Reducing access to food assistance for citizens returning from incarceration could negatively impact public safety by increasing recidivism, food insecurity, and hunger.
The letter asks lawmakers to reject these provisions when negotiating a final version of the farm bill. The House and Senate each passed a different version of the 2018 farm bill in June, with the Senate deciding not to include similar SNAP provisions in its bill.
The House and Senate are now working through the differences in their bills to reach an agreement on the final version of the legislation.
“If Congress is to achieve the bipartisan goal of improving public safety by reducing recidivism and supporting long-term, successful reentry, food assistance is a critical part of this effort,” the letter states. “We [the undersigned] urge you to reject barriers that make it even more difficult for returning citizens to become fully engaged, productive, and tax-paying members of our society who are able to help care for their families and communities.” The letter also points out that the SNAP food assistance has “had a significant and positive impact on low income individuals reentering the community from incarceration and living under community supervision.”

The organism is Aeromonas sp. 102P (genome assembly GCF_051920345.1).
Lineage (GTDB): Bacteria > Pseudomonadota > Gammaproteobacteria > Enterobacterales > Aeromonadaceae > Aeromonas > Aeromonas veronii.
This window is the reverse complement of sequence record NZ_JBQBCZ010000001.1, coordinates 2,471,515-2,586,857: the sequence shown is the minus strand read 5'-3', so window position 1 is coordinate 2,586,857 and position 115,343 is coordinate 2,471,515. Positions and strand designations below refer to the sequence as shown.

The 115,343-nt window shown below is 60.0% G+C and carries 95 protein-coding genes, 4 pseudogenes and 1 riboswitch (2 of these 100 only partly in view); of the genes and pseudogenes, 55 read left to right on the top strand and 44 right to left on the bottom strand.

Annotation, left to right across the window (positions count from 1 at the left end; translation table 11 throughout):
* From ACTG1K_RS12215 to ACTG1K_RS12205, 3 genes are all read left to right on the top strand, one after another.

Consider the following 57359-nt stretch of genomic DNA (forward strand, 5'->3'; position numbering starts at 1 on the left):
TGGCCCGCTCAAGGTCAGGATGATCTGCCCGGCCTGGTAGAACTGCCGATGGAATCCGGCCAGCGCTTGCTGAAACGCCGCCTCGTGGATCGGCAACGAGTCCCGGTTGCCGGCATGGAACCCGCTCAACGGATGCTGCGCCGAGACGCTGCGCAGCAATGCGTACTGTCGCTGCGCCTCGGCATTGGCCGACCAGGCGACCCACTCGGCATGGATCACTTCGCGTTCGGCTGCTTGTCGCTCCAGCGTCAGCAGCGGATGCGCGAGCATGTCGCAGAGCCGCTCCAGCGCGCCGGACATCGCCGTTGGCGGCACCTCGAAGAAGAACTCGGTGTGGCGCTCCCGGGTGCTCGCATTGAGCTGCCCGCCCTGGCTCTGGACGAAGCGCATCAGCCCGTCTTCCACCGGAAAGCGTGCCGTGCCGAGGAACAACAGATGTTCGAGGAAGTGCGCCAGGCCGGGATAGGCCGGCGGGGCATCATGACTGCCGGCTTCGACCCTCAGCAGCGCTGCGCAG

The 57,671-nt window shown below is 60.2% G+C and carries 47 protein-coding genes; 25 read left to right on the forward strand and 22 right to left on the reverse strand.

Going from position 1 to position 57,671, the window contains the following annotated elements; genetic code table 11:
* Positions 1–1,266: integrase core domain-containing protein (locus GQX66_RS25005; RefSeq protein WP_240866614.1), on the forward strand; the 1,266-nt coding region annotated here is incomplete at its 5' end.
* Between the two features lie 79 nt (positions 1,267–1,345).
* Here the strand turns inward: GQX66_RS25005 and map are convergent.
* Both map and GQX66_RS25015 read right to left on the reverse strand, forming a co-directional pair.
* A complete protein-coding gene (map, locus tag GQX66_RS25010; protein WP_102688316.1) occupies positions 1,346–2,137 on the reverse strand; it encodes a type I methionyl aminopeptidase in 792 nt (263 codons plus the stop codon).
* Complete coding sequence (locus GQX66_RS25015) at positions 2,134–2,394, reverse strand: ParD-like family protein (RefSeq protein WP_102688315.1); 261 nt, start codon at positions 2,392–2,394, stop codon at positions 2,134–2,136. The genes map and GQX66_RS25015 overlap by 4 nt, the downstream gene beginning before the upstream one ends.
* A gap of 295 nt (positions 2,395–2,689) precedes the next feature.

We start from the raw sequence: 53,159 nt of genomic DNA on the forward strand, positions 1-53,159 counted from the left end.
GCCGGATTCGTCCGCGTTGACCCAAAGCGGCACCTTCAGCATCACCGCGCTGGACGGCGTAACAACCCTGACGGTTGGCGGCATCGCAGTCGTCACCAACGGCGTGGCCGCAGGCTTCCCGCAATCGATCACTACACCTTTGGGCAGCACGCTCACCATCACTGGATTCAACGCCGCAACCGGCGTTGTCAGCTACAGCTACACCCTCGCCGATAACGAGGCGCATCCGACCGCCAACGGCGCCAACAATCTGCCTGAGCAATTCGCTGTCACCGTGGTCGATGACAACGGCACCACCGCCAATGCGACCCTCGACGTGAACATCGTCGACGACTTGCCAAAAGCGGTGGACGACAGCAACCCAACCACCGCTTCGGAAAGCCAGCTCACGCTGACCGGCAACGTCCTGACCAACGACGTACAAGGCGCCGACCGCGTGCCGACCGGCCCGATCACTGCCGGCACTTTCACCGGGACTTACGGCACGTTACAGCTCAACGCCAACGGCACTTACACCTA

Roughly 14 percent of Americans participate in SNAP (43.6 million individuals). For many of these folks, including many in the Rust Belt who have lost their manufacturing jobs, SNAP provides a vital lifeline that helps as they attempt to get back on their feet. Forty percent of the households receiving SNAP benefits have a least one working person and 69 percent of them have children.